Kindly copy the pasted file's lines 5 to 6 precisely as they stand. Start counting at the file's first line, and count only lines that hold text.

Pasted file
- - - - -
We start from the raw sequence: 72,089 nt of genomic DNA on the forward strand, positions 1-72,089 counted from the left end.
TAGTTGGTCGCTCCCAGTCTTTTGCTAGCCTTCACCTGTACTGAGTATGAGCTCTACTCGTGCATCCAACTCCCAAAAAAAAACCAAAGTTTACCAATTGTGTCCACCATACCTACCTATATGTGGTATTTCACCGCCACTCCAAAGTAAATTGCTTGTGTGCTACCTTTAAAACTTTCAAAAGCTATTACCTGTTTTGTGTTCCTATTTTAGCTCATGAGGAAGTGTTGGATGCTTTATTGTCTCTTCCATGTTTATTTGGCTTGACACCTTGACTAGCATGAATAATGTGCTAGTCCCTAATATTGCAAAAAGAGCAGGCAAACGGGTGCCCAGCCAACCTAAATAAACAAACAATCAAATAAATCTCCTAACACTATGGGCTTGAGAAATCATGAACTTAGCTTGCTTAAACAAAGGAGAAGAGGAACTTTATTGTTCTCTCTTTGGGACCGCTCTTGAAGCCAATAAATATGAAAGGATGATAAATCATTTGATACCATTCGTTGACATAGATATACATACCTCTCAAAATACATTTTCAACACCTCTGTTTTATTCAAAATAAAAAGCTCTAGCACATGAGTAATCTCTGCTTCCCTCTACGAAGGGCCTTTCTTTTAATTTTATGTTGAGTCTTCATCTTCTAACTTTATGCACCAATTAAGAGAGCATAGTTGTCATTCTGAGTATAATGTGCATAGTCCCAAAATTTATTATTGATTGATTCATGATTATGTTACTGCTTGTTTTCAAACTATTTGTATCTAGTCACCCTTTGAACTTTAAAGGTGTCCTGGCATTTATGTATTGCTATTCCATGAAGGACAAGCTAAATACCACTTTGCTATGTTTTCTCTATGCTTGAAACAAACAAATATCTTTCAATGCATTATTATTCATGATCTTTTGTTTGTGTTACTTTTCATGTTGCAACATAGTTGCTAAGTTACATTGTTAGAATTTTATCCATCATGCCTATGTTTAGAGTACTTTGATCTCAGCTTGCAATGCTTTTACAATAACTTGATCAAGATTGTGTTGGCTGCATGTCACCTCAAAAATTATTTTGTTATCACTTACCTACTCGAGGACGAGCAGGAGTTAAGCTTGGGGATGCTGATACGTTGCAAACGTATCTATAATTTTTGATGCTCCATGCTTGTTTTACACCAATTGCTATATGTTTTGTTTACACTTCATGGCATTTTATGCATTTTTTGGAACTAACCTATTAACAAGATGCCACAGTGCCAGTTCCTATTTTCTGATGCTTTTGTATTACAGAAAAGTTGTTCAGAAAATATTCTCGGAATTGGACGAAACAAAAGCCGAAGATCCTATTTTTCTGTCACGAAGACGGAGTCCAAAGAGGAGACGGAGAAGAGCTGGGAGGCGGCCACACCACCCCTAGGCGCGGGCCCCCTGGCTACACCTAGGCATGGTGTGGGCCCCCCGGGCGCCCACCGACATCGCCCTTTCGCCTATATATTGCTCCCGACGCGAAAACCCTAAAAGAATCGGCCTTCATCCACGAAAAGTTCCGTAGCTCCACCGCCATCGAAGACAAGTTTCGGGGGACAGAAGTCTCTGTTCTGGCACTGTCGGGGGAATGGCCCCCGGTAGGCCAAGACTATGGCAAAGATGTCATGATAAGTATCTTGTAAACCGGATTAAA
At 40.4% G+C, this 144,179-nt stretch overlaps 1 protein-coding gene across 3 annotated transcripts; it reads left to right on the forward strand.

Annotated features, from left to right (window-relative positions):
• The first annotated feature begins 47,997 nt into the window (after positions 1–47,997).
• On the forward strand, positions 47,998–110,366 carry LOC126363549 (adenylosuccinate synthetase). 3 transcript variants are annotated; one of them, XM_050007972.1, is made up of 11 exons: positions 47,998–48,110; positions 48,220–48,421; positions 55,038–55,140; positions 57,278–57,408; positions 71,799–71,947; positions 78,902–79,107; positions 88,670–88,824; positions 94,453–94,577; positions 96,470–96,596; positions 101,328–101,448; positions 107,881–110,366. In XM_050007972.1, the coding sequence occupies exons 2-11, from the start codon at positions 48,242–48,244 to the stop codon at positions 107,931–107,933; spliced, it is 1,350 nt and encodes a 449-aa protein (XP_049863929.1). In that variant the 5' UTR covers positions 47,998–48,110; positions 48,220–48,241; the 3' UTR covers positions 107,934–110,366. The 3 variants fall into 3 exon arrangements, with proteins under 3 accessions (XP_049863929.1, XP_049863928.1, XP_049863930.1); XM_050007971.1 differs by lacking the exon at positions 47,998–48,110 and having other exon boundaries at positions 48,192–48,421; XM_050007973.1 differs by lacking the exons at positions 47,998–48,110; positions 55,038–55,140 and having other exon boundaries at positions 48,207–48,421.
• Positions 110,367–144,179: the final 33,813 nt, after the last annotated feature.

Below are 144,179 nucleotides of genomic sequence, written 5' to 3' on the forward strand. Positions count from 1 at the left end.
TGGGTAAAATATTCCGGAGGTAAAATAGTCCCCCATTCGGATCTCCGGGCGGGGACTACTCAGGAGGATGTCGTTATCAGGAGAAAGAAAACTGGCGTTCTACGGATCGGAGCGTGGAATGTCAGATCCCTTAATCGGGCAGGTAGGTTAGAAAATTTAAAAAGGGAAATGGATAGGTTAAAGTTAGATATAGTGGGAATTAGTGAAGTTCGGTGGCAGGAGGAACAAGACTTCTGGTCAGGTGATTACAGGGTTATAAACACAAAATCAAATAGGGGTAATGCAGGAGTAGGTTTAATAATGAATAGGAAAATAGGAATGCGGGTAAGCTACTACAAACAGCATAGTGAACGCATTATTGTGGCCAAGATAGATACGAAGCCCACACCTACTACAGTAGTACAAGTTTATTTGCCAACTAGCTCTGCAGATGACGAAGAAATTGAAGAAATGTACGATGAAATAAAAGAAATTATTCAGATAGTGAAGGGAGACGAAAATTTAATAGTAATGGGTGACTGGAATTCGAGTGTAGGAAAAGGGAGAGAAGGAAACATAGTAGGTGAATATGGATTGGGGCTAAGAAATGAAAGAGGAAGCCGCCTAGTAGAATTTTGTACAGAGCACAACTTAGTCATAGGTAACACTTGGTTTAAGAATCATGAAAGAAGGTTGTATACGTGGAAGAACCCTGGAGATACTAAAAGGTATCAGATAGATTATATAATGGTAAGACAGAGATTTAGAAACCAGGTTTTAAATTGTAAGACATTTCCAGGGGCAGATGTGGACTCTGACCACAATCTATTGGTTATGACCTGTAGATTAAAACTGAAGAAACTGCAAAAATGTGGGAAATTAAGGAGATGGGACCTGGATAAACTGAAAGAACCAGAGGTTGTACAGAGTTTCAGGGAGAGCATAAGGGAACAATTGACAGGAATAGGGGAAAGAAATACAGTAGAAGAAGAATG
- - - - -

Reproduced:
• The first annotated feature begins 47,997 nt into the window (after positions 1–47,997).
• On the forward strand, positions 47,998–110,366 carry LOC126363549 (adenylosuccinate synthetase). 3 transcript variants are annotated; one of them, XM_050007972.1, is made up of 11 exons: positions 47,998–48,110; positions 48,220–48,421; positions 55,038–55,140; positions 57,278–57,408; positions 71,799–71,947; positions 78,902–79,107; positions 88,670–88,824; positions 94,453–94,577; positions 96,470–96,596; positions 101,328–101,448; positions 107,881–110,366. In XM_050007972.1, the coding sequence occupies exons 2-11, from the start codon at positions 48,242–48,244 to the stop codon at positions 107,931–107,933; spliced, it is 1,350 nt and encodes a 449-aa protein (XP_049863929.1). In that variant the 5' UTR covers positions 47,998–48,110; positions 48,220–48,241; the 3' UTR covers positions 107,934–110,366. The 3 variants fall into 3 exon arrangements, with proteins under 3 accessions (XP_049863929.1, XP_049863928.1, XP_049863930.1); XM_050007971.1 differs by lacking the exon at positions 47,998–48,110 and having other exon boundaries at positions 48,192–48,421; XM_050007973.1 differs by lacking the exons at positions 47,998–48,110; positions 55,038–55,140 and having other exon boundaries at positions 48,207–48,421.